I would not be living the life I am now without presence, and I would not have embraced presence as a daily practice without my grief journey.  

There was a time when I couldn’t see how meeting my grief could help me to find meaning again in my life, let alone experience joy.  The first time I felt joy, I was filled with guilt.  How could I ever feel joy again when my daughter was dead?  I know this is a common experience because I often hear from clients that they feel guilt when they feel happiness or joy.  They too wonder how that could be possible when their lives have been ripped apart when their loss occurred. 

The only way I was able to be with the devastating pain that arose after Leah died is through presence. 

I tried other things.

 I tried numbing my pain with distraction.

I tried eating to anaesthetize my pain.

I tried staying busy with mindless activities.

I isolated myself from everyone.

I wanted to curl up under my covers and never emerge.

 All of these things have their place, and can be helpful in small doses. When we use them as our daily coping mechanisms, we can get stuck in a place that doesn’t serve us, and in my case in a place that didn’t honor my daughter.

For me, presence is the only thing that is able to unravel the painful feelings and bring me to a place of greater understanding. A place where everything is possible.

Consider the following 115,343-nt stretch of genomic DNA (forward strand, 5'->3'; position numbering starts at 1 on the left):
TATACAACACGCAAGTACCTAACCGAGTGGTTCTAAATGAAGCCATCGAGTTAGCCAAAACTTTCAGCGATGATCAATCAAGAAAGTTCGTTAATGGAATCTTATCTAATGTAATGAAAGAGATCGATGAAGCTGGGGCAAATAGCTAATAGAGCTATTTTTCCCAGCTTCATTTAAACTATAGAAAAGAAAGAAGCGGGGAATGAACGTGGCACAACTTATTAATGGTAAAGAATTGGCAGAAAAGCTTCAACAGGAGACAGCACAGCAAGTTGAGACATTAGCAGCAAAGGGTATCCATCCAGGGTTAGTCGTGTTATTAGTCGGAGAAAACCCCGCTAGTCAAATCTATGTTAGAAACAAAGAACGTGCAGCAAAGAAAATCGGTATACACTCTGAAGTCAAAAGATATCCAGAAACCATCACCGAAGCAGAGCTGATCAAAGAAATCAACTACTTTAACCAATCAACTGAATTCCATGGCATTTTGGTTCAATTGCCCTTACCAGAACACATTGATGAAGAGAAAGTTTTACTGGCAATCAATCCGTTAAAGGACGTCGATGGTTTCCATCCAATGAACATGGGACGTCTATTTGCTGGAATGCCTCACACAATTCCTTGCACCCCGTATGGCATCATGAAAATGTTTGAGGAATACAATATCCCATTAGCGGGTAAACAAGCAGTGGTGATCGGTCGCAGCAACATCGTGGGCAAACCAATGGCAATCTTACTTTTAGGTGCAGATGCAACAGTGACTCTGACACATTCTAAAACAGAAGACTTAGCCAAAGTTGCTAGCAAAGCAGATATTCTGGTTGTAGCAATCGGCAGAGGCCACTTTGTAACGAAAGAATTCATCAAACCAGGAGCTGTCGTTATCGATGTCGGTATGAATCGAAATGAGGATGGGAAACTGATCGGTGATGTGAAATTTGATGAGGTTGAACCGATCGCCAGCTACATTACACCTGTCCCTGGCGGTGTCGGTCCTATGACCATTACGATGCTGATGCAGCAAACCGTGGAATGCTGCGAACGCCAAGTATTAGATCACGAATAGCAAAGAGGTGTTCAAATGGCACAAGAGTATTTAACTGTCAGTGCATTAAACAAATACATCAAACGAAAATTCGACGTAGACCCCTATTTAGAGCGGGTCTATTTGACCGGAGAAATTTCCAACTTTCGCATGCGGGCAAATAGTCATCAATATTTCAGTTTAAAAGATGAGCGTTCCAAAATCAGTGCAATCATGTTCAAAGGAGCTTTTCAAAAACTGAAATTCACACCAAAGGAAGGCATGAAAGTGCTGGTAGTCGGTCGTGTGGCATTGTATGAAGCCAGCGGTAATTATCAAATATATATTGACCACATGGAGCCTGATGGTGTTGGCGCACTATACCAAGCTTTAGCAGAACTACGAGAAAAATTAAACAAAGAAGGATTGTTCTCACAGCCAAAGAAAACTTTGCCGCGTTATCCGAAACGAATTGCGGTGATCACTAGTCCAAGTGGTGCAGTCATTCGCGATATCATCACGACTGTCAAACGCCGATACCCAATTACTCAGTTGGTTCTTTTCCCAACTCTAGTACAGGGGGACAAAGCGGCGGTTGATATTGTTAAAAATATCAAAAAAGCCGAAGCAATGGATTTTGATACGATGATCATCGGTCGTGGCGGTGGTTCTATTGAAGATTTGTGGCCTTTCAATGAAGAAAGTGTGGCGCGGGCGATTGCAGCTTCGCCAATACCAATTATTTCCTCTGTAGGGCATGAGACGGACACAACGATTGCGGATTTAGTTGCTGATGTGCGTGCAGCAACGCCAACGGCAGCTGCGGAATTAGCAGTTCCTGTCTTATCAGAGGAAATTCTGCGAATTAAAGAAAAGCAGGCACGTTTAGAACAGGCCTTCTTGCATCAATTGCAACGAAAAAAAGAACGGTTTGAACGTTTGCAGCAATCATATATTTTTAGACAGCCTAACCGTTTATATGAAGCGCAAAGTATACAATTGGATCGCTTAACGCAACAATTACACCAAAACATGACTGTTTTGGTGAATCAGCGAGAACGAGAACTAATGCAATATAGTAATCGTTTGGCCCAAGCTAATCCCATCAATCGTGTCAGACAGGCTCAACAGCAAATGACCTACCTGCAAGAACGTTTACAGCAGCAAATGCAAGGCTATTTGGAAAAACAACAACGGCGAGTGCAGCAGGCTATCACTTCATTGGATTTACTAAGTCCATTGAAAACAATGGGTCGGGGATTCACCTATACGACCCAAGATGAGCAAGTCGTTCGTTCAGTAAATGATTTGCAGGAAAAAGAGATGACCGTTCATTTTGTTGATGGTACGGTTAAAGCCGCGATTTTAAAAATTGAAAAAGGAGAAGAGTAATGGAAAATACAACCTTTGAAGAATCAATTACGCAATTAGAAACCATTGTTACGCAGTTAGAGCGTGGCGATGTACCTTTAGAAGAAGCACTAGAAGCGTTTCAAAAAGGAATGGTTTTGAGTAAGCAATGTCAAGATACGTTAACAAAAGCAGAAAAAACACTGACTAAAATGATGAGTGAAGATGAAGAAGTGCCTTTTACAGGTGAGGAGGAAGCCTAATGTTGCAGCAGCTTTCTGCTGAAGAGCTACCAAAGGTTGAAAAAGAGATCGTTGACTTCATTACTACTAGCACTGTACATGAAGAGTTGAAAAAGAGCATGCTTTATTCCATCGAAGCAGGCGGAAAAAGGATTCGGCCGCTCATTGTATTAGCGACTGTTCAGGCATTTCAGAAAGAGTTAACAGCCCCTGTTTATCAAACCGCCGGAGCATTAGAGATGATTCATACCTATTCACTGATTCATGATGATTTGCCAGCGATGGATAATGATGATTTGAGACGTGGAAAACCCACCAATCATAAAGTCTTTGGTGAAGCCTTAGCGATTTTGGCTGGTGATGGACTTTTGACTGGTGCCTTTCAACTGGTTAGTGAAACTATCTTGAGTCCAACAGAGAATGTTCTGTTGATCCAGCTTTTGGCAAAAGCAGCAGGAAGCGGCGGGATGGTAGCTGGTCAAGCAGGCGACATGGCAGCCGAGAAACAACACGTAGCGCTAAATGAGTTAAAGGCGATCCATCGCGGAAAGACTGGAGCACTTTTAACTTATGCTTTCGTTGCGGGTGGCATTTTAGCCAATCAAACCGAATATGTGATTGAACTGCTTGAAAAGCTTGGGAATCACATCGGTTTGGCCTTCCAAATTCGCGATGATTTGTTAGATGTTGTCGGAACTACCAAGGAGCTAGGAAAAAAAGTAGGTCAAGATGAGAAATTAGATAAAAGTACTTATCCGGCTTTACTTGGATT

Samyama is a present moment awareness practice that allows me to bring all of my feelings, one at a time into my heart. 

And it’s a practice, not a perfect. Some days it’s not as easy to quiet my mind and come into my heart, and those are the days that I bring whatever my head is spinning into my heart and let it begin to unravel the busy monkey mind.  Samyama is helpful for so many things.  I’ve come to rely on it for every decision I have to make, whether big or small.

 Here are some of the everyday uses for Samyama:

  • Bringing something, anything into your heart. This allows the heart to hold it so that it can (eventually) shift.
  • Asking a question that we’ve been pondering without receiving an answer that we can trust.
  • Learning to trust you intuition.
  • Recognizing your full body yes. (If it’s not a full body yes, it’s a no)
  • Reducing stress.
  • Learning how to get better at feeling all of our feelings. (rather than just feeling better)
  • Bringing story (the one that your head tells you over and over again) to your heart so that you can unravel it and get to the feelings underneath the story.

 I’ve learned that presence holds everything that I need, always. As I continue to be devoted to presence, I continue to deepen my understanding of what it is. It is the mystery; it is the unknown.

I am learning how to dance with the mystery on the edge of the unknown.

Will you join me?